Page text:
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This tutorial will teach you how to use Medical Subject Headings (MeSH) in PubMed to find biomedical articles.
The National Library of Medicine (NLM) indexes biomedical literature to make it easier for researchers and health care professionals to quickly locate the information they need.
This index to biomedical articles is known as MEDLINE and it is made freely available to the public online via PubMed.
Medical Subject Headings, or MeSH, are the list of vocabulary terms used to describe each article within MEDLINE. You can use these vocabulary terms to become a better PubMed searcher.
The majority of article entries in PubMed will have MeSH terms assigned to them; however, more recent articles may not have their terms assigned to them yet. PubMed also includes some entries that are not indexed in MEDLINE, so you may occasionally run across an entry without a MeSH term.
Navigate to PubMed from the Lewis Library web page by selecting "PubMed" from the "Select a Database" dropdown menu.
You are now on the PubMed Search page. To search the MeSH database, locate the dropdown menu to the left of the search bar. Right now it should read “PubMed.” Select “MeSH” from the menu instead.
Let’s say we’re interested in figuring out the appropriate MeSH term for cancer. With MeSH selected in the drop down menu, type “Cancer” into the search box and hit “search.”
Your search results page should be displaying about 375 entries in the MeSH database.
Select the 1st result, Neoplasms.
At the top, you’ll see a definition for the term and the year it was introduced to the MeSH hierarchy.
Scroll down to the bullet point list called “Entry Terms.” You should see Cancer, our original search term, on this list.
Entry terms are synonyms or closely related terms that are often used interchangeably for the preferred MeSH term.
Since we see “Cancer” on the list of entry terms, we now know that Neoplasms is the preferred term in MEDLINE for cancer.
Scroll back up to the top of the page and locate the Subheadings section of this record.
Subheadings are attached to MeSH terms and are used to describe a specific aspect of a concept. You will see different subheadings for different MeSH entries. You can use subheadings to further narrow your search within a concept.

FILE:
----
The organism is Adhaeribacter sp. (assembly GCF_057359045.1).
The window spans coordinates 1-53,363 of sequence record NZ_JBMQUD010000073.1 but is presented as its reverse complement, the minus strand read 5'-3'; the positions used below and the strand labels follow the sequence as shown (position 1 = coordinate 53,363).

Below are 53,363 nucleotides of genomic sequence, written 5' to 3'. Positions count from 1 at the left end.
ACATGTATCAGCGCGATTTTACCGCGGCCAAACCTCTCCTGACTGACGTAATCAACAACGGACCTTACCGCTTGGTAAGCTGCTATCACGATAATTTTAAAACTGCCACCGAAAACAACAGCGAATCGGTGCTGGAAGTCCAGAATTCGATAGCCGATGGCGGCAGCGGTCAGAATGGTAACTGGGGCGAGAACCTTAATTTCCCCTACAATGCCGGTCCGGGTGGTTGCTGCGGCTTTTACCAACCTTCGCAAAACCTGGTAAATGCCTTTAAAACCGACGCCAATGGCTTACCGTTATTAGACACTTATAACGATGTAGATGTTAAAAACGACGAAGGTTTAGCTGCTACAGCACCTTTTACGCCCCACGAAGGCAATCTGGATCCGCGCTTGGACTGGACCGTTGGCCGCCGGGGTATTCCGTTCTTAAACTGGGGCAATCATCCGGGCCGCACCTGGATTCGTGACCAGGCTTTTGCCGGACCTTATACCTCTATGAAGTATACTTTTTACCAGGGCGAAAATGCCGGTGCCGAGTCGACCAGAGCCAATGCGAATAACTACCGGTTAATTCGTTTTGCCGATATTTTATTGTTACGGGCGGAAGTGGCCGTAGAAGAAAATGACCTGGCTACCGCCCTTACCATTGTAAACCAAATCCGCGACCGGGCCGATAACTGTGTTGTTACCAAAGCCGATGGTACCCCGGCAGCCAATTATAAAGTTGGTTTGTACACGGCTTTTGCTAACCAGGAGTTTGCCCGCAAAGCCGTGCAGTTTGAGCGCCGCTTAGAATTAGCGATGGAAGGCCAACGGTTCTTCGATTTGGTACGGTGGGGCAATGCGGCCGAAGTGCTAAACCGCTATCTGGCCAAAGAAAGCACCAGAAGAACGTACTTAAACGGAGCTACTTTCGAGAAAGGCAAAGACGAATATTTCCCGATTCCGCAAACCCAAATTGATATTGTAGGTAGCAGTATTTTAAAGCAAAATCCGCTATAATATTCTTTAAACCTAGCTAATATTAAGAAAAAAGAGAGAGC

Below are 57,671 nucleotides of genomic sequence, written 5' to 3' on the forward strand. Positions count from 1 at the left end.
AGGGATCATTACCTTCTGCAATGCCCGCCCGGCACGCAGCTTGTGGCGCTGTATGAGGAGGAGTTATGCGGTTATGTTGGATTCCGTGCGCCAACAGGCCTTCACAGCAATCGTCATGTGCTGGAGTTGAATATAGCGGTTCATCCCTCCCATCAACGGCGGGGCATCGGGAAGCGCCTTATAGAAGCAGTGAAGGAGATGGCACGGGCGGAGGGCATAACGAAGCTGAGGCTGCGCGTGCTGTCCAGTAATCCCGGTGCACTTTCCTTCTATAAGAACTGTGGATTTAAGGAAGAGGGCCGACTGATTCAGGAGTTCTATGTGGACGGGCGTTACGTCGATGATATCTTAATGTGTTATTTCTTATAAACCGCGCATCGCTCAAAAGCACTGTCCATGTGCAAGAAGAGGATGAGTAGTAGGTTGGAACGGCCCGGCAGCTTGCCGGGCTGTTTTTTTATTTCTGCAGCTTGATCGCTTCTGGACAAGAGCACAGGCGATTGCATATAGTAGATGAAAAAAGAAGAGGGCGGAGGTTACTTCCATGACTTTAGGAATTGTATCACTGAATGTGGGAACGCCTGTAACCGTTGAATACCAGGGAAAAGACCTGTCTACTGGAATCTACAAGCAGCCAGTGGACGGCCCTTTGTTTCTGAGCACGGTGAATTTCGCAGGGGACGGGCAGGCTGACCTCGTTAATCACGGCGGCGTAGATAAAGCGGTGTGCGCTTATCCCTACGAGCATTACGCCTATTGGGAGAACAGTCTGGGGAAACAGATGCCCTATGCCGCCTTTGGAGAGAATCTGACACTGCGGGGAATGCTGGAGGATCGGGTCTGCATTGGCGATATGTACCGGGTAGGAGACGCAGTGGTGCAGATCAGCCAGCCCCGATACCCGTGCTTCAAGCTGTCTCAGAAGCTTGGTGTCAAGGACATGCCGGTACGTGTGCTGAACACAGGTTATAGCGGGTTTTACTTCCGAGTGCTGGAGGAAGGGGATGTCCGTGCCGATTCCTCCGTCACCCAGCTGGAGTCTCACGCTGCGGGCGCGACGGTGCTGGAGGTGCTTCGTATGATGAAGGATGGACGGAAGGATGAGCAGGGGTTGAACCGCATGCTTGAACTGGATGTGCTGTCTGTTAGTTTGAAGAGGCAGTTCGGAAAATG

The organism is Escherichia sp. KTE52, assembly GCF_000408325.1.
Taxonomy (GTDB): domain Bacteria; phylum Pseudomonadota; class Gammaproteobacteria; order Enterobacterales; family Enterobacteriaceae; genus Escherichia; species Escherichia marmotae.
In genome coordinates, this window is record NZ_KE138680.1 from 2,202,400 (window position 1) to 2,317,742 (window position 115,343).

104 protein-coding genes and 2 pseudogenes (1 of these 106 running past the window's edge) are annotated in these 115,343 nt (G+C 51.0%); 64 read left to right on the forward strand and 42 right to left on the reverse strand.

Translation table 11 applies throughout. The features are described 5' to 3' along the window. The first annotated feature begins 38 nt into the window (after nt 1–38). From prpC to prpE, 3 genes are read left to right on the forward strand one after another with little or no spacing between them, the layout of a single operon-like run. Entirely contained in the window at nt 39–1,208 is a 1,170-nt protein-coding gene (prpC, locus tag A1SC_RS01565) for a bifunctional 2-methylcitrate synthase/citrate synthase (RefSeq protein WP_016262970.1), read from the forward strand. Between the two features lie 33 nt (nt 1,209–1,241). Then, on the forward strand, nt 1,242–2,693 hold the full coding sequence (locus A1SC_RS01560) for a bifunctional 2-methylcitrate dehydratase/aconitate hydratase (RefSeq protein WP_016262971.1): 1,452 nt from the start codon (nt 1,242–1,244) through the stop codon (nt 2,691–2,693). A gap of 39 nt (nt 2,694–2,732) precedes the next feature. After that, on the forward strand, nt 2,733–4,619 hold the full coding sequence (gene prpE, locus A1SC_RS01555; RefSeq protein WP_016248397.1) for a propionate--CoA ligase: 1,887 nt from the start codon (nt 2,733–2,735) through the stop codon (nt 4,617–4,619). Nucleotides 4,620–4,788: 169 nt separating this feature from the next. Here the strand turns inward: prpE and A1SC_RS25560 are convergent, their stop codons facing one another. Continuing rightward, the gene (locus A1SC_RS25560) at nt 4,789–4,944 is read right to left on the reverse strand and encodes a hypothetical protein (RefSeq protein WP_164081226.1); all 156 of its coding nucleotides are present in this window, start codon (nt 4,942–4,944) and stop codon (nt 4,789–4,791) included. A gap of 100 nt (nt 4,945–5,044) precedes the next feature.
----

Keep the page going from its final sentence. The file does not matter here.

We are now going to build a PubMed search using this MeSH entry for Neoplasms.
Let’s say we’re interested in learning about the emotional and psychological effects of a cancer diagnosis on a patient. We can use subheadings and the PubMed Search Builder to search PubMed for that information.
Select “psychology” from the list of subheadings and then locate the “PubMed Search Builder” box on the top right hand corner of the screen. With the psychology option select, click “Add to Search Builder.”
Now select “Search PubMed” to search the PubMed database for that concept.
Consider narrowing your results using filters, as we discussed in the PubMed tutorial.
Select the first result on your list and to navigate to the full record view for that article.
Underneath the article's abstract, select the dropdown menu titled "Publication Types, MeSH Terms, Substance, Grant support."
You should see the full list of MeSH terms that have been applied to this article, including “Neoplasms/psychology."
Scroll back up to the top of the page and clear out your PubMed search bar. Remove any filters you may have added from your previous search. Make sure “PubMed” is selected from the drop down menu.
Type “Shin splints AND physical therapy” into the search bar and hit search.
You should see a list of about 40 results.
At the top of the page, sort your results by "Most Recent."
On your search results page, take a look at the right hand side of the screen and locate the “Search details” box. This box shows you how the PubMed search algorithm interpreted your search.
Notice that the search string in the Search details box is much longer than the search we typed in. That’s because Automatic Term Mapping has been applied to our search terms.
PubMed automatically “mapped” our terms to their appropriate MeSH heading. Notice that it is searching for “medial tibial stress syndrome” as well as other entry terms for our keywords, without having to type any of it manually into the search box.
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